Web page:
Sunday Reflection | Fifth Sunday of Lent | Fr. Stephen Salocks - Saint John's Seminary
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Sunday Reflection | Fifth Sunday of Lent | Fr. Stephen Salocks

April 2, 2022

The prophet Isaiah sets the tone for this Fifth Sunday of Lent, when he proclaims God’s word: “Remember not the events of the past … see I am doing something new!” In the closing weeks of Lent, we are reminded that, as much as this season focuses on our repentance and our belief in the Gospel (remember the exhortation of Ash Wednesday), it is more about the work of God helping us to fulfill that goal. God has worked and continues to work to bring about the “new creation” that is our life together in Jesus Christ.

The new life is evident in the prophet Isaiah’s words to the people in exile in Babylon. The prophet recalls the events of God’s saving work at the Exodus in order to help the people see that God was working something new: their restoration and redemption. God was now strengthening His relationship with the people that that He had formed for himself so “that they might announce his praise.”

In the Gospel passage about the woman caught in adultery, not only the woman but also the scribes and Pharisees who bring her to Jesus learn that God is doing something new. Jesus gives them all the opportunity to see and act in a new way by helping them acknowledge and reflect on their own sin. Condemnation gives way to compassion, respect, and mercy. Jesus does not condemn the woman and exhorts her to begin anew: “Go, and from now on do not sin any more.” This is the same spirit and grace of the Sacrament of Reconciliation when we receive forgiveness of sin, are made new, and enabled to make a fresh start.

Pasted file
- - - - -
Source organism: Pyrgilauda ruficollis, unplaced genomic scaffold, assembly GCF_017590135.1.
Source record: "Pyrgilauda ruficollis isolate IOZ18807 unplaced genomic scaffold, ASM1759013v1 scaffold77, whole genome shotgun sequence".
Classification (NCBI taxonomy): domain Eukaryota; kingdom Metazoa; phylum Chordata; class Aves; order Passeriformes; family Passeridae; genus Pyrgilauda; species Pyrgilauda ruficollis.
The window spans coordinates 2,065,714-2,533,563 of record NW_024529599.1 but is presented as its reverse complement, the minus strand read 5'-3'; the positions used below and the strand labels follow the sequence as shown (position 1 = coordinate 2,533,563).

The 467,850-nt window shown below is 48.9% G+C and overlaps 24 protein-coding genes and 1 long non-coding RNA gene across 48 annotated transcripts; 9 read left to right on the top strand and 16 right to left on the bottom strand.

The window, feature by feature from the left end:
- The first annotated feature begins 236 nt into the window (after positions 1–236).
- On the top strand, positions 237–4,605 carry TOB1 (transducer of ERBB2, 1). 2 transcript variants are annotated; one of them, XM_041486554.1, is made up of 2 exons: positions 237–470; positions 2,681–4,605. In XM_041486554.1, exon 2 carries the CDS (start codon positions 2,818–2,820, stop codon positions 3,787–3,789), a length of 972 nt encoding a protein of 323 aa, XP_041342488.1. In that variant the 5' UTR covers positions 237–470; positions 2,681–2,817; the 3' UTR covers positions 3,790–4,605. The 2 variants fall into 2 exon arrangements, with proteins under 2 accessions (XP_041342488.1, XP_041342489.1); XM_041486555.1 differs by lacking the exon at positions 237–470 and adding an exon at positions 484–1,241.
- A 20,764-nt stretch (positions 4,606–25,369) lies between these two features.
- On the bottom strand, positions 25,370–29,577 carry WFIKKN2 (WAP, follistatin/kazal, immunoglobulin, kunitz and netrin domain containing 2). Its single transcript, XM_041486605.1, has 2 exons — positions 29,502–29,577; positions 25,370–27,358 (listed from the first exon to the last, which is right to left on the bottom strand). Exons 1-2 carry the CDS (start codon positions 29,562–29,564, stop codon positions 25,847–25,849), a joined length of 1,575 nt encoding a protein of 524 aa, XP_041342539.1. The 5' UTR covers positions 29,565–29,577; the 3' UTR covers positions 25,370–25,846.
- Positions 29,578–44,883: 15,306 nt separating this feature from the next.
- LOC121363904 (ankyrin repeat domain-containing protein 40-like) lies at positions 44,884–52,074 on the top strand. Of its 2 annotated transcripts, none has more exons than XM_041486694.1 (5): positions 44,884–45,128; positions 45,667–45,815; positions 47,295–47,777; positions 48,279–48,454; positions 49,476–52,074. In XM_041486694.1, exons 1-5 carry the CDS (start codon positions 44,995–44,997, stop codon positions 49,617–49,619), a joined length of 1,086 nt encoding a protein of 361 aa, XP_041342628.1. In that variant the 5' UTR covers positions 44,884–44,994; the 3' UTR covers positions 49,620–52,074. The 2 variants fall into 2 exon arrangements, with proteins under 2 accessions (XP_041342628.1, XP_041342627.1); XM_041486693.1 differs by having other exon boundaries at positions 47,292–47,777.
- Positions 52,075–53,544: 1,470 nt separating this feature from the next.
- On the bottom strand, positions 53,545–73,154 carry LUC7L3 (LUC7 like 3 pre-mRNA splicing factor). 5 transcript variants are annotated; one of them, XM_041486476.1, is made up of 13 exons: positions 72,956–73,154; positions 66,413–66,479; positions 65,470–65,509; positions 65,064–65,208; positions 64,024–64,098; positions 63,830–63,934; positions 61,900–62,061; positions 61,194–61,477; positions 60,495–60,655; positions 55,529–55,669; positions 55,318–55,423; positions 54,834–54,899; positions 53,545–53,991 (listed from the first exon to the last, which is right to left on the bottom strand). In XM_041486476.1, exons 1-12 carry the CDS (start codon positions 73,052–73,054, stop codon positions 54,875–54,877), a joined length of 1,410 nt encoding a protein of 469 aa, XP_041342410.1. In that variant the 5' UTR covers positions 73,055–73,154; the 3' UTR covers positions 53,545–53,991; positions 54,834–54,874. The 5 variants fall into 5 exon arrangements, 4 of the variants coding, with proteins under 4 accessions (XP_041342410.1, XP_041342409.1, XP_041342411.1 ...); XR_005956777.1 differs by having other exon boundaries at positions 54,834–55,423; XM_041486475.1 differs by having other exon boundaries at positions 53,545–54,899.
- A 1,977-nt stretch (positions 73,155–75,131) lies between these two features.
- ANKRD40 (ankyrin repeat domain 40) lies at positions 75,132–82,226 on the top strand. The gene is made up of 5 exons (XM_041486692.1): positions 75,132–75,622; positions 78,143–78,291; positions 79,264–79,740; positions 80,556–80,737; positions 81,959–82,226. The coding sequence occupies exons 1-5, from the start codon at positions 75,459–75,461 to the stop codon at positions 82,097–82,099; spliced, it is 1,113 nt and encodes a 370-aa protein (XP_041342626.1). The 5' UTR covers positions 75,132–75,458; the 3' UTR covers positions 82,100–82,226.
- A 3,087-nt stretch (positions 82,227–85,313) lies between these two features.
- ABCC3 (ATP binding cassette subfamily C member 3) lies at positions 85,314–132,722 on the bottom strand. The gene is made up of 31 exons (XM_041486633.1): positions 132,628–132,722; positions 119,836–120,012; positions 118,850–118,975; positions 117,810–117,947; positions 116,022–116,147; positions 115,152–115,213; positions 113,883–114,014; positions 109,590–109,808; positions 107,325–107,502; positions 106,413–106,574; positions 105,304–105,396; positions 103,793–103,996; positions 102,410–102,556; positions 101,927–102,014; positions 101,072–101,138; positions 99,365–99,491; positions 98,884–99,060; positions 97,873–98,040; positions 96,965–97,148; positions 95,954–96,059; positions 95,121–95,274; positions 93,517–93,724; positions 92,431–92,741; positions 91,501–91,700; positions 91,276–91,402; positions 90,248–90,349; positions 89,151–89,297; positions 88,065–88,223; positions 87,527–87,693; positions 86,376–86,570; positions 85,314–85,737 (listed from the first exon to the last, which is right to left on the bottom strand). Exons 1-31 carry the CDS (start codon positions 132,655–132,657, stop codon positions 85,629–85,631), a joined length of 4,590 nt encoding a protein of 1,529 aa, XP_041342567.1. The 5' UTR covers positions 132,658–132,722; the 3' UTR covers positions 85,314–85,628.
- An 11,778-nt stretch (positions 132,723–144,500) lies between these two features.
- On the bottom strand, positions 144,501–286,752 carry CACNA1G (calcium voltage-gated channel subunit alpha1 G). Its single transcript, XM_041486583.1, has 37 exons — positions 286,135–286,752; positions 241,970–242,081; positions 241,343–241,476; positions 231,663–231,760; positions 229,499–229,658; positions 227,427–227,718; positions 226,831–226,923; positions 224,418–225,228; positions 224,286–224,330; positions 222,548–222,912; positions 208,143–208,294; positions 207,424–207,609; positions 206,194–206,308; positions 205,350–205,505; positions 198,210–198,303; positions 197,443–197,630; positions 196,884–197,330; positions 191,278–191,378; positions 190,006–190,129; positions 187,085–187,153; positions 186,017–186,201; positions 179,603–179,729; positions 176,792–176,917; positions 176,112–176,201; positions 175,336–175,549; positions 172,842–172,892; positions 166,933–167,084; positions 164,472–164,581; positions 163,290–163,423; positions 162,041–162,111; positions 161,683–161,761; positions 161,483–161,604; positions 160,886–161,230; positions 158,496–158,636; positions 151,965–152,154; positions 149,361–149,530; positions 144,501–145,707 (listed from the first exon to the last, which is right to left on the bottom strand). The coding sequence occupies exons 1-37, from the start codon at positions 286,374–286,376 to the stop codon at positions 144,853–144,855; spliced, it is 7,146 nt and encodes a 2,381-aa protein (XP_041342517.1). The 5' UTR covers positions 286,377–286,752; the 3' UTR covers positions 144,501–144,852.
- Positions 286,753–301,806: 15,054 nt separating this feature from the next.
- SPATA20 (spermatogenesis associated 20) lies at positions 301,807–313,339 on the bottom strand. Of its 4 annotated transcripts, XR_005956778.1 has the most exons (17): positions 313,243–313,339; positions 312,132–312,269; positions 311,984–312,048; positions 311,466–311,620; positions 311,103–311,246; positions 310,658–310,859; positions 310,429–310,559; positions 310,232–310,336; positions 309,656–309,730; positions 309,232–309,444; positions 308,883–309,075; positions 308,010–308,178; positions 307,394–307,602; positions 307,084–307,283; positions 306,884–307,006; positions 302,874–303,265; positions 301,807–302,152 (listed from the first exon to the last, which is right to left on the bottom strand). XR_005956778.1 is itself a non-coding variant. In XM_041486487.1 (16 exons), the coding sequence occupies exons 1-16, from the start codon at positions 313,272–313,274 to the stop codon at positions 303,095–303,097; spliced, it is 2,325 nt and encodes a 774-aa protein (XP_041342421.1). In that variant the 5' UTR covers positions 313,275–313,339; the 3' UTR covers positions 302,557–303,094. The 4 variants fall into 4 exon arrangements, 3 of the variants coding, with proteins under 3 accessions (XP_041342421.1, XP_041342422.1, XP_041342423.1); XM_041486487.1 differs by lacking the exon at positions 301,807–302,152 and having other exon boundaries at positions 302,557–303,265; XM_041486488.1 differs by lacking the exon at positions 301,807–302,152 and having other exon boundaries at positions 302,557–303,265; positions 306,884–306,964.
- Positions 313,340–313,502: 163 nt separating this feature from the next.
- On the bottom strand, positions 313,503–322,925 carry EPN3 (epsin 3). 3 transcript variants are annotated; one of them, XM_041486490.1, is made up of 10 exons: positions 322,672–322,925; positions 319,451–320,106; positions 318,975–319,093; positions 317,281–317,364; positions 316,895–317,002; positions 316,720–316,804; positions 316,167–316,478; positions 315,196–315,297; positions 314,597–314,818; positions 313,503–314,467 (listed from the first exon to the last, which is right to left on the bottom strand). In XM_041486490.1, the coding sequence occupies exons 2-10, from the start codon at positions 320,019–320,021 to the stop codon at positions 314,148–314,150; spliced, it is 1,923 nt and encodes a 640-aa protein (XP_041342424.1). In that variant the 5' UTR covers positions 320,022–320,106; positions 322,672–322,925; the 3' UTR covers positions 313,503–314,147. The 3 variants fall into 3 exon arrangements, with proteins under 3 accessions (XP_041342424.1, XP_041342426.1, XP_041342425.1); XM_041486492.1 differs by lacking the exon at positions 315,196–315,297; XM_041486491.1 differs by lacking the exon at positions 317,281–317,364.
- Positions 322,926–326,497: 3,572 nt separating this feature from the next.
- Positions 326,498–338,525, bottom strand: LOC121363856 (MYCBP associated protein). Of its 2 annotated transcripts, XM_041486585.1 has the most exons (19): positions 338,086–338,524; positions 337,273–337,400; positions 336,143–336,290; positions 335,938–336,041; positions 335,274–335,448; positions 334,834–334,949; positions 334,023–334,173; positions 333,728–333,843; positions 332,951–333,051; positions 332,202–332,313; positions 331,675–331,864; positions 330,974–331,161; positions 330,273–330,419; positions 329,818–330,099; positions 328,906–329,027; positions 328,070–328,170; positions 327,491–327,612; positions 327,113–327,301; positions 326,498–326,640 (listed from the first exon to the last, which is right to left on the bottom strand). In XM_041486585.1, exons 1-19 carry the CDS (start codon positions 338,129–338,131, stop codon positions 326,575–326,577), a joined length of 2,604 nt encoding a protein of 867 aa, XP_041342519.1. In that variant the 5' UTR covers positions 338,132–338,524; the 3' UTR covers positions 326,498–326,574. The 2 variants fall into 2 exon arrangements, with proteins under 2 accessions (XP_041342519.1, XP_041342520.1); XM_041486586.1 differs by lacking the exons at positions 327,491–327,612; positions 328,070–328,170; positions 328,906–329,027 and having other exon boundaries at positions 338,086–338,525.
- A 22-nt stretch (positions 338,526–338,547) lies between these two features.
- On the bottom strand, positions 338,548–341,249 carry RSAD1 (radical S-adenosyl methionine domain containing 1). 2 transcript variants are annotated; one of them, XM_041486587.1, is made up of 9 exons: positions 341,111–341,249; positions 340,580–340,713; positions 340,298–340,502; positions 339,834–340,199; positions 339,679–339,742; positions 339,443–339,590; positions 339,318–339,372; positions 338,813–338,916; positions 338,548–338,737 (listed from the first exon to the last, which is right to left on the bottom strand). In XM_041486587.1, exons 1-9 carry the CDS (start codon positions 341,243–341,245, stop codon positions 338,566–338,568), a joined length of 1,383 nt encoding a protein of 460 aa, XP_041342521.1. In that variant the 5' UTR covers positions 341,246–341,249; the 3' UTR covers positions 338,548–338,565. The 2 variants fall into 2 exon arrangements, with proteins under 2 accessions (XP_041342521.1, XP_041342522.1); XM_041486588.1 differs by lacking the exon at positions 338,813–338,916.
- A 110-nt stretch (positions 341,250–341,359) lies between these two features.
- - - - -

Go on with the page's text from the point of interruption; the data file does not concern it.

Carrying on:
For his part, St. Paul also appreciated the newness of what God has done for him in Christ. As accomplished as he was in his practice of the Jewish faith and his observance of the Law, Paul came to realize that God had accomplished so much more for him and for all of us in Jesus Christ. Paul considered all as loss in order that he might “gain Christ and be found in him … having a righteousness that comes through faith in Christ… and that depends on knowing Christ and the power of his resurrection.” Paul knew that he, and we, are called to forget what lies behind and strain forward to what lies ahead… the prize of God’s upward calling, in Christ Jesus.

As we approach the celebration of the Passion, Death, and Resurrection, we do well to reflect not only on the events by which God has made us all a new creation in Christ at Baptism, but also on the ways God continues to work something new in us as we prepare to renew our Baptismal promises at Easter.

Today, we pray that, with the help of God’s love and mercy, we will continue to be open to the ways God forms us for himself. With Saint Paul, may we accept the loss of all that we do not need so that we may gain Christ and be found in him. “Forgetting what lies behind and straining forward to what lies ahead, may we continue in the pursuit of our goal, the prize of God’s upward calling, in Christ Jesus” (Philippians 3:14).

By: Fr. Stephen Salocks
Saint John's Seminary

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